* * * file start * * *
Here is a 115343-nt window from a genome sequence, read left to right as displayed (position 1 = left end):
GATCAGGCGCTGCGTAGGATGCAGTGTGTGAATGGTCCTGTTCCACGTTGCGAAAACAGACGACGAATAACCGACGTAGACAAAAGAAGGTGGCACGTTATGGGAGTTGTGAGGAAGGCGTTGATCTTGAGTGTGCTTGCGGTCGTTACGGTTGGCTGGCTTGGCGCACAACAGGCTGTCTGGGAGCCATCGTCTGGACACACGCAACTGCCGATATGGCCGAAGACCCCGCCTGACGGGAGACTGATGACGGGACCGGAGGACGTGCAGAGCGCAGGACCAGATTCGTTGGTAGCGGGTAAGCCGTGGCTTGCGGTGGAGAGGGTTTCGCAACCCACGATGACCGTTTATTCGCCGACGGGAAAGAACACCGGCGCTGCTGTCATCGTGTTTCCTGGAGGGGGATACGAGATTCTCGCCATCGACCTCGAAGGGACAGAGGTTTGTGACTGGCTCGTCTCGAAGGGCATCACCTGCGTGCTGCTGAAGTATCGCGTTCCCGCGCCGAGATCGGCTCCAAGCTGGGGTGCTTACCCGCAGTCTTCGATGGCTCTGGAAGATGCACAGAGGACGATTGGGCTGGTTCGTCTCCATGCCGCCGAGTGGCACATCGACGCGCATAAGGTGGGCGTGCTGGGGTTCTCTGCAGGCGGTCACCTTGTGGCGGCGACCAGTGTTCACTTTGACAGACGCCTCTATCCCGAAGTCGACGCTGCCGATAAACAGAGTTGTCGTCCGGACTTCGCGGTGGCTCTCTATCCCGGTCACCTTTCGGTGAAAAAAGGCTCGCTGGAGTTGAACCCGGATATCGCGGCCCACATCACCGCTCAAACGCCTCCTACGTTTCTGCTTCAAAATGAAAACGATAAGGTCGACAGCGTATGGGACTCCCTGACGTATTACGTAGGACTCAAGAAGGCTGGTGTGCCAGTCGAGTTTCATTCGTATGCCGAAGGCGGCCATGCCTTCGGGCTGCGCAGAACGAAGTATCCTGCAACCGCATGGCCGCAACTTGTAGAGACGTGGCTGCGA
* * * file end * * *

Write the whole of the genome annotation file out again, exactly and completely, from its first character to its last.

Here is a 115343-nt window from a genome sequence, read left to right as displayed (position 1 = left end):
GATCAGGCGCTGCGTAGGATGCAGTGTGTGAATGGTCCTGTTCCACGTTGCGAAAACAGACGACGAATAACCGACGTAGACAAAAGAAGGTGGCACGTTATGGGAGTTGTGAGGAAGGCGTTGATCTTGAGTGTGCTTGCGGTCGTTACGGTTGGCTGGCTTGGCGCACAACAGGCTGTCTGGGAGCCATCGTCTGGACACACGCAACTGCCGATATGGCCGAAGACCCCGCCTGACGGGAGACTGATGACGGGACCGGAGGACGTGCAGAGCGCAGGACCAGATTCGTTGGTAGCGGGTAAGCCGTGGCTTGCGGTGGAGAGGGTTTCGCAACCCACGATGACCGTTTATTCGCCGACGGGAAAGAACACCGGCGCTGCTGTCATCGTGTTTCCTGGAGGGGGATACGAGATTCTCGCCATCGACCTCGAAGGGACAGAGGTTTGTGACTGGCTCGTCTCGAAGGGCATCACCTGCGTGCTGCTGAAGTATCGCGTTCCCGCGCCGAGATCGGCTCCAAGCTGGGGTGCTTACCCGCAGTCTTCGATGGCTCTGGAAGATGCACAGAGGACGATTGGGCTGGTTCGTCTCCATGCCGCCGAGTGGCACATCGACGCGCATAAGGTGGGCGTGCTGGGGTTCTCTGCAGGCGGTCACCTTGTGGCGGCGACCAGTGTTCACTTTGACAGACGCCTCTATCCCGAAGTCGACGCTGCCGATAAACAGAGTTGTCGTCCGGACTTCGCGGTGGCTCTCTATCCCGGTCACCTTTCGGTGAAAAAAGGCTCGCTGGAGTTGAACCCGGATATCGCGGCCCACATCACCGCTCAAACGCCTCCTACGTTTCTGCTTCAAAATGAAAACGATAAGGTCGACAGCGTATGGGACTCCCTGACGTATTACGTAGGACTCAAGAAGGCTGGTGTGCCAGTCGAGTTTCATTCGTATGCCGAAGGCGGCCATGCCTTCGGGCTGCGCAGAACGAAGTATCCTGCAACCGCATGGCCGCAACTTGTAGAGACGTGGCTGCGA